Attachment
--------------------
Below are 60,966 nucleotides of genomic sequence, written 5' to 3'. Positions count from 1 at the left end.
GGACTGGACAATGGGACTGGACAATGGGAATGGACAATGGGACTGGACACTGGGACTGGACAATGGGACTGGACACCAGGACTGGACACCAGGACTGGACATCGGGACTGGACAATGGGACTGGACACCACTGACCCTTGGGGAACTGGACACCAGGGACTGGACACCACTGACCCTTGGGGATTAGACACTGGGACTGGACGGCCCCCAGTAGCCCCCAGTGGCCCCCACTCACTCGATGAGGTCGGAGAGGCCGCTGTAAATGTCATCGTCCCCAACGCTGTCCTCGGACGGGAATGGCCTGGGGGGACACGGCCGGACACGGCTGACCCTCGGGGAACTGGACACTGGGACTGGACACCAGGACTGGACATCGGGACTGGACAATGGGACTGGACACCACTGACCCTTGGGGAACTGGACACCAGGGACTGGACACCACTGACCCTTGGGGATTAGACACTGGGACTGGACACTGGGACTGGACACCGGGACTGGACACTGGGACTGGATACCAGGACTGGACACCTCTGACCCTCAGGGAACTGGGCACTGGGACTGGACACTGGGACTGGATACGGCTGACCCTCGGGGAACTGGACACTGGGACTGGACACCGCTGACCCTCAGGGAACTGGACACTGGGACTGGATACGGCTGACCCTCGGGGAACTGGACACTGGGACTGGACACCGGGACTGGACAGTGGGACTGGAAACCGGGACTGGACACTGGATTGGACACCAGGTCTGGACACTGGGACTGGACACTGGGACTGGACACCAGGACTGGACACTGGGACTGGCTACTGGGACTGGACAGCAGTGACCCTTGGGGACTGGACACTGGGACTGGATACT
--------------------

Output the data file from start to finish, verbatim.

Below are 60,966 nucleotides of genomic sequence, written 5' to 3'. Positions count from 1 at the left end.
GGACTGGACAATGGGACTGGACAATGGGAATGGACAATGGGACTGGACACTGGGACTGGACAATGGGACTGGACACCAGGACTGGACACCAGGACTGGACATCGGGACTGGACAATGGGACTGGACACCACTGACCCTTGGGGAACTGGACACCAGGGACTGGACACCACTGACCCTTGGGGATTAGACACTGGGACTGGACGGCCCCCAGTAGCCCCCAGTGGCCCCCACTCACTCGATGAGGTCGGAGAGGCCGCTGTAAATGTCATCGTCCCCAACGCTGTCCTCGGACGGGAATGGCCTGGGGGGACACGGCCGGACACGGCTGACCCTCGGGGAACTGGACACTGGGACTGGACACCAGGACTGGACATCGGGACTGGACAATGGGACTGGACACCACTGACCCTTGGGGAACTGGACACCAGGGACTGGACACCACTGACCCTTGGGGATTAGACACTGGGACTGGACACTGGGACTGGACACCGGGACTGGACACTGGGACTGGATACCAGGACTGGACACCTCTGACCCTCAGGGAACTGGGCACTGGGACTGGACACTGGGACTGGATACGGCTGACCCTCGGGGAACTGGACACTGGGACTGGACACCGCTGACCCTCAGGGAACTGGACACTGGGACTGGATACGGCTGACCCTCGGGGAACTGGACACTGGGACTGGACACCGGGACTGGACAGTGGGACTGGAAACCGGGACTGGACACTGGATTGGACACCAGGTCTGGACACTGGGACTGGACACTGGGACTGGACACCAGGACTGGACACTGGGACTGGCTACTGGGACTGGACAGCAGTGACCCTTGGGGACTGGACACTGGGACTGGATACT